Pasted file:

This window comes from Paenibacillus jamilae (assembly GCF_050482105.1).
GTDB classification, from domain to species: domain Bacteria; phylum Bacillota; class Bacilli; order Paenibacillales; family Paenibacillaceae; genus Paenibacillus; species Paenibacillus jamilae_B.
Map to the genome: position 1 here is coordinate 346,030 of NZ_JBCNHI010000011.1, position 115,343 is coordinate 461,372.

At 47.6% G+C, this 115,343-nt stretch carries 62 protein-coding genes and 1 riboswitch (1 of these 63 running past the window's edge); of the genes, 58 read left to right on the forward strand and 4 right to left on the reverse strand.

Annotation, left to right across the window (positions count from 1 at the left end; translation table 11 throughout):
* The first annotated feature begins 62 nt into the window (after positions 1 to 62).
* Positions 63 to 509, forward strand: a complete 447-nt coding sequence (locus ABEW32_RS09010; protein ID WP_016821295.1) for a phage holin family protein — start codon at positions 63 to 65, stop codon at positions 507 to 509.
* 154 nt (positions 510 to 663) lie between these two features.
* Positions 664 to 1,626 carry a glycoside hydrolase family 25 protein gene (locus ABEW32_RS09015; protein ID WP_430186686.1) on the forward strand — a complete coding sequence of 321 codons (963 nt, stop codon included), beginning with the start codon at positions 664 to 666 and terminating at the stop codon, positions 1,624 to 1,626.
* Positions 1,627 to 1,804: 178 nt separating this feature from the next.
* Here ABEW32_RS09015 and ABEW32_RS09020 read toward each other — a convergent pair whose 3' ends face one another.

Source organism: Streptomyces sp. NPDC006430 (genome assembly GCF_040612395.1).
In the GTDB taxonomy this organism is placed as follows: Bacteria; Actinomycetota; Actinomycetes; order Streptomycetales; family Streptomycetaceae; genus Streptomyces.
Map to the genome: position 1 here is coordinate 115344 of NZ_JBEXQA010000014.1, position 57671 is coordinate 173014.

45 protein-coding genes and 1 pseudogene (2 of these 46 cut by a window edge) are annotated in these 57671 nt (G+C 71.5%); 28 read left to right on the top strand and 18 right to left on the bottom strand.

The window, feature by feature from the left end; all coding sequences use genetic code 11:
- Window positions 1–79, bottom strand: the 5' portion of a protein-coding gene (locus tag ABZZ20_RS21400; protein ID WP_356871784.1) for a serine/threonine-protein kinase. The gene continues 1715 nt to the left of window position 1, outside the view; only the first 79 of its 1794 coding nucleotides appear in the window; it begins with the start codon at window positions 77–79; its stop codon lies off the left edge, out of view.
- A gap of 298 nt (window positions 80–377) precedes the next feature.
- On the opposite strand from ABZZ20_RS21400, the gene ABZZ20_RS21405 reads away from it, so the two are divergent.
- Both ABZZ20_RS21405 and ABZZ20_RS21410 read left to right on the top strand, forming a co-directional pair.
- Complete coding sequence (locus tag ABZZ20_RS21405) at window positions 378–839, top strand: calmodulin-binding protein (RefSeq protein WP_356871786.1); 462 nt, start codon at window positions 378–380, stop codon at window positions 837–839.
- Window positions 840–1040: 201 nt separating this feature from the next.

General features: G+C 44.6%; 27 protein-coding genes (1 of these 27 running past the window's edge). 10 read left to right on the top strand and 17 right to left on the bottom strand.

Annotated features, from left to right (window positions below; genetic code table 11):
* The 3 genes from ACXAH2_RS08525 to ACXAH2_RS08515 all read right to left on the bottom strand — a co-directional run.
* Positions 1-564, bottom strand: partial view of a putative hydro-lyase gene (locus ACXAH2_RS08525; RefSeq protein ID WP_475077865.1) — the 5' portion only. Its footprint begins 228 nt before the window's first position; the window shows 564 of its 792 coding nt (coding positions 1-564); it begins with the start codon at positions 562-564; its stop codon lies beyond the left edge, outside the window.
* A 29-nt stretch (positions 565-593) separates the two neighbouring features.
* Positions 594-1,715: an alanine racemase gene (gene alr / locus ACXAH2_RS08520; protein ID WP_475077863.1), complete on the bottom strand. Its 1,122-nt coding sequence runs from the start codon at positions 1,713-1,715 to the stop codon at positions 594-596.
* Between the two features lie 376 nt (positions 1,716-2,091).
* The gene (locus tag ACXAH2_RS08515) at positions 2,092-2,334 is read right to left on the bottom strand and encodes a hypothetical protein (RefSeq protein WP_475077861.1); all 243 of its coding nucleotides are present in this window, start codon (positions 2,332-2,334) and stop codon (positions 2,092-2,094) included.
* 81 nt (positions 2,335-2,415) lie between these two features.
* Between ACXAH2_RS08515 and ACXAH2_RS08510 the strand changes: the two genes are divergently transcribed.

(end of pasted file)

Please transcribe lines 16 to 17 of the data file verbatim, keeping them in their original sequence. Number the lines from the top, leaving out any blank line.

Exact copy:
The window, feature by feature from the left end; all coding sequences use genetic code 11:
- Window positions 1–79, bottom strand: the 5' portion of a protein-coding gene (locus tag ABZZ20_RS21400; protein ID WP_356871784.1) for a serine/threonine-protein kinase. The gene continues 1715 nt to the left of window position 1, outside the view; only the first 79 of its 1794 coding nucleotides appear in the window; it begins with the start codon at window positions 77–79; its stop codon lies off the left edge, out of view.